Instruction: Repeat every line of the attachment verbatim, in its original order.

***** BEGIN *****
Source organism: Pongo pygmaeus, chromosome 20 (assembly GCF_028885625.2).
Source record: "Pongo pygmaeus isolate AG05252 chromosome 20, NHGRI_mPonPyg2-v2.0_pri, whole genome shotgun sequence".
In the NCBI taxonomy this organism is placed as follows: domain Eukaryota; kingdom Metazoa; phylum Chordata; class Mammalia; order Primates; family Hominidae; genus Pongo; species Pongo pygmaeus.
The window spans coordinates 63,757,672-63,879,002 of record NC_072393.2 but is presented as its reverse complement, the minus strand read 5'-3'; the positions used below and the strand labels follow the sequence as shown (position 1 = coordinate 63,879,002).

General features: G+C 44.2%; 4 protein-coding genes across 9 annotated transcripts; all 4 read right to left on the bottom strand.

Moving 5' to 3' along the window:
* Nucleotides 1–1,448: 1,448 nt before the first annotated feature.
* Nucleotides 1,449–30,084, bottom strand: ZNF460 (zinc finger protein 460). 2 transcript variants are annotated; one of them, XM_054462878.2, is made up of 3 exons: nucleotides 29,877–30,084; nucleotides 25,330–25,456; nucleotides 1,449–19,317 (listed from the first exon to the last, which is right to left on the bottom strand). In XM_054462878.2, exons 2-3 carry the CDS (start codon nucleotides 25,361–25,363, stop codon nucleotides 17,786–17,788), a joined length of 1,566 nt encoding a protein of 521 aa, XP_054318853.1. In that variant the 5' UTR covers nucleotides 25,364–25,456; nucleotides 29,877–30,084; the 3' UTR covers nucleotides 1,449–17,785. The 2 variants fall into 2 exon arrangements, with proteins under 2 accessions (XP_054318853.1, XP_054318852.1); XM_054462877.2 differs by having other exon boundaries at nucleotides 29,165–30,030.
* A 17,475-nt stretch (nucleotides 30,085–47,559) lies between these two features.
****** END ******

Source organism: Pongo pygmaeus, chromosome 20 (assembly GCF_028885625.2).
Source record: "Pongo pygmaeus isolate AG05252 chromosome 20, NHGRI_mPonPyg2-v2.0_pri, whole genome shotgun sequence".
In the NCBI taxonomy this organism is placed as follows: domain Eukaryota; kingdom Metazoa; phylum Chordata; class Mammalia; order Primates; family Hominidae; genus Pongo; species Pongo pygmaeus.
The window spans coordinates 63,757,672-63,879,002 of record NC_072393.2 but is presented as its reverse complement, the minus strand read 5'-3'; the positions used below and the strand labels follow the sequence as shown (position 1 = coordinate 63,879,002).

General features: G+C 44.2%; 4 protein-coding genes across 9 annotated transcripts; all 4 read right to left on the bottom strand.

Moving 5' to 3' along the window:
* Nucleotides 1–1,448: 1,448 nt before the first annotated feature.
* Nucleotides 1,449–30,084, bottom strand: ZNF460 (zinc finger protein 460). 2 transcript variants are annotated; one of them, XM_054462878.2, is made up of 3 exons: nucleotides 29,877–30,084; nucleotides 25,330–25,456; nucleotides 1,449–19,317 (listed from the first exon to the last, which is right to left on the bottom strand). In XM_054462878.2, exons 2-3 carry the CDS (start codon nucleotides 25,361–25,363, stop codon nucleotides 17,786–17,788), a joined length of 1,566 nt encoding a protein of 521 aa, XP_054318853.1. In that variant the 5' UTR covers nucleotides 25,364–25,456; nucleotides 29,877–30,084; the 3' UTR covers nucleotides 1,449–17,785. The 2 variants fall into 2 exon arrangements, with proteins under 2 accessions (XP_054318853.1, XP_054318852.1); XM_054462877.2 differs by having other exon boundaries at nucleotides 29,165–30,030.
* A 17,475-nt stretch (nucleotides 30,085–47,559) lies between these two features.